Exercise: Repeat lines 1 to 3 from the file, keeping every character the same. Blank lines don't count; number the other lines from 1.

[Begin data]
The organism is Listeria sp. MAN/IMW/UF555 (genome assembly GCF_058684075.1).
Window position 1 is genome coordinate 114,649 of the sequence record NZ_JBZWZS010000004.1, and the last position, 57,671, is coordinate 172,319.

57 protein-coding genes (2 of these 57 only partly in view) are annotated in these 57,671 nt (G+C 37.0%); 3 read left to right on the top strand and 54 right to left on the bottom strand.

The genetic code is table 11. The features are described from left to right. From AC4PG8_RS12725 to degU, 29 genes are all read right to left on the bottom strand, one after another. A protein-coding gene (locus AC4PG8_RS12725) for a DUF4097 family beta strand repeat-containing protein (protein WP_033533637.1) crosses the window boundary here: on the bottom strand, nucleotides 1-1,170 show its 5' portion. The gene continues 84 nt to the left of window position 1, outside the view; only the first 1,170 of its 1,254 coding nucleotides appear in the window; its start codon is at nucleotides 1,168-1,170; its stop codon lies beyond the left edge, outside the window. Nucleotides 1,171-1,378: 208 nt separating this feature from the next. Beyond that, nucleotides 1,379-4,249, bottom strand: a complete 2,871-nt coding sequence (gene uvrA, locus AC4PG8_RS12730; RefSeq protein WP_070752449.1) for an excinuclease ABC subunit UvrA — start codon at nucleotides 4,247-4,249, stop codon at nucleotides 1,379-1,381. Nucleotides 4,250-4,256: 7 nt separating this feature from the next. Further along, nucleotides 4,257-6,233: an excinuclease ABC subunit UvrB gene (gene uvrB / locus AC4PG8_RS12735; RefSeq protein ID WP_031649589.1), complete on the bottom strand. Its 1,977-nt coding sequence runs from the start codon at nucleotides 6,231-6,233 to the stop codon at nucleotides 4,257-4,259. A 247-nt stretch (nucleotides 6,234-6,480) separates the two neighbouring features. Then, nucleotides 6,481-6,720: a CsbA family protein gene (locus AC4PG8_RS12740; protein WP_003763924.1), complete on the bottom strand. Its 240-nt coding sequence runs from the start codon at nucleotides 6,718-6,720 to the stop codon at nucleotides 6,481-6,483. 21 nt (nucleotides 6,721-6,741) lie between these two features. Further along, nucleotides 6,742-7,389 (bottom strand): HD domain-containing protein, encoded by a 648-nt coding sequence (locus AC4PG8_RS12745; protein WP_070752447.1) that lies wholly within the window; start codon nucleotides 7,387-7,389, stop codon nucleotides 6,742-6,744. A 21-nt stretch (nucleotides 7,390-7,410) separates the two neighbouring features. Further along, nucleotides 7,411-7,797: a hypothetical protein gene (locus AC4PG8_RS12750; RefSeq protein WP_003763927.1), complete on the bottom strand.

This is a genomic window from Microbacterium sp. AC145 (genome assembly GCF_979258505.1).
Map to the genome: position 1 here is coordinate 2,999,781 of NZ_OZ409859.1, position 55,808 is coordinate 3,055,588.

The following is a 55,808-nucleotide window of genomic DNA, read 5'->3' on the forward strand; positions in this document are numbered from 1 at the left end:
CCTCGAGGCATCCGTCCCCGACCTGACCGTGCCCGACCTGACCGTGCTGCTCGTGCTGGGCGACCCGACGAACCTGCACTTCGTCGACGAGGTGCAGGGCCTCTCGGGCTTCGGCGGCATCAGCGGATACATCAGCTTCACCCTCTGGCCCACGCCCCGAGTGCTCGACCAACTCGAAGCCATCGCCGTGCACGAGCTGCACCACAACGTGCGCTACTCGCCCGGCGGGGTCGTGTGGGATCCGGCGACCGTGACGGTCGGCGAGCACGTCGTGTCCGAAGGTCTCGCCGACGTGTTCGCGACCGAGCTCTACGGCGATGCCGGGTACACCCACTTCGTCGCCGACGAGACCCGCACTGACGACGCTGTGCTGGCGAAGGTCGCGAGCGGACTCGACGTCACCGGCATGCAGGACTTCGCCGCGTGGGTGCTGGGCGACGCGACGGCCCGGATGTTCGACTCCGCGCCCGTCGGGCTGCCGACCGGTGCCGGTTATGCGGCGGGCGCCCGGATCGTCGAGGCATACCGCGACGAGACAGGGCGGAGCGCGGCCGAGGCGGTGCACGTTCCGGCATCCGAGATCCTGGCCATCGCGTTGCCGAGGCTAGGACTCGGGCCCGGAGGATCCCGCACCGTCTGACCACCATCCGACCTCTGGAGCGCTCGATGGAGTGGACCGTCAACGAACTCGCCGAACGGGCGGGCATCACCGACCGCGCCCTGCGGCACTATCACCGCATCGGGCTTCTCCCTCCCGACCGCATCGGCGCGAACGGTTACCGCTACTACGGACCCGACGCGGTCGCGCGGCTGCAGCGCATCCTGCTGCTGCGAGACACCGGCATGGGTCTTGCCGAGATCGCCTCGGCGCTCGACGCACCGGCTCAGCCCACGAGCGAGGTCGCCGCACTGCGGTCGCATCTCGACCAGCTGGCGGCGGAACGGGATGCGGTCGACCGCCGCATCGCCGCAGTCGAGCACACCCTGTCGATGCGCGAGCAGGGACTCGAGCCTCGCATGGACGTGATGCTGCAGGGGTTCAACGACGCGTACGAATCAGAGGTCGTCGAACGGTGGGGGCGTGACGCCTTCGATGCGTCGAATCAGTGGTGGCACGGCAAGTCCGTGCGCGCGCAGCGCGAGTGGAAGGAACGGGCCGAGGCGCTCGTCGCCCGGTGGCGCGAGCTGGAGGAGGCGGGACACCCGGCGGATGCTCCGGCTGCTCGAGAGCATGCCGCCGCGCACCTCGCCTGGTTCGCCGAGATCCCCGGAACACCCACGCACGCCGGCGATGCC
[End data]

The organism is Listeria sp. MAN/IMW/UF555 (genome assembly GCF_058684075.1).
Window position 1 is genome coordinate 114,649 of the sequence record NZ_JBZWZS010000004.1, and the last position, 57,671, is coordinate 172,319.

57 protein-coding genes (2 of these 57 only partly in view) are annotated in these 57,671 nt (G+C 37.0%); 3 read left to right on the top strand and 54 right to left on the bottom strand.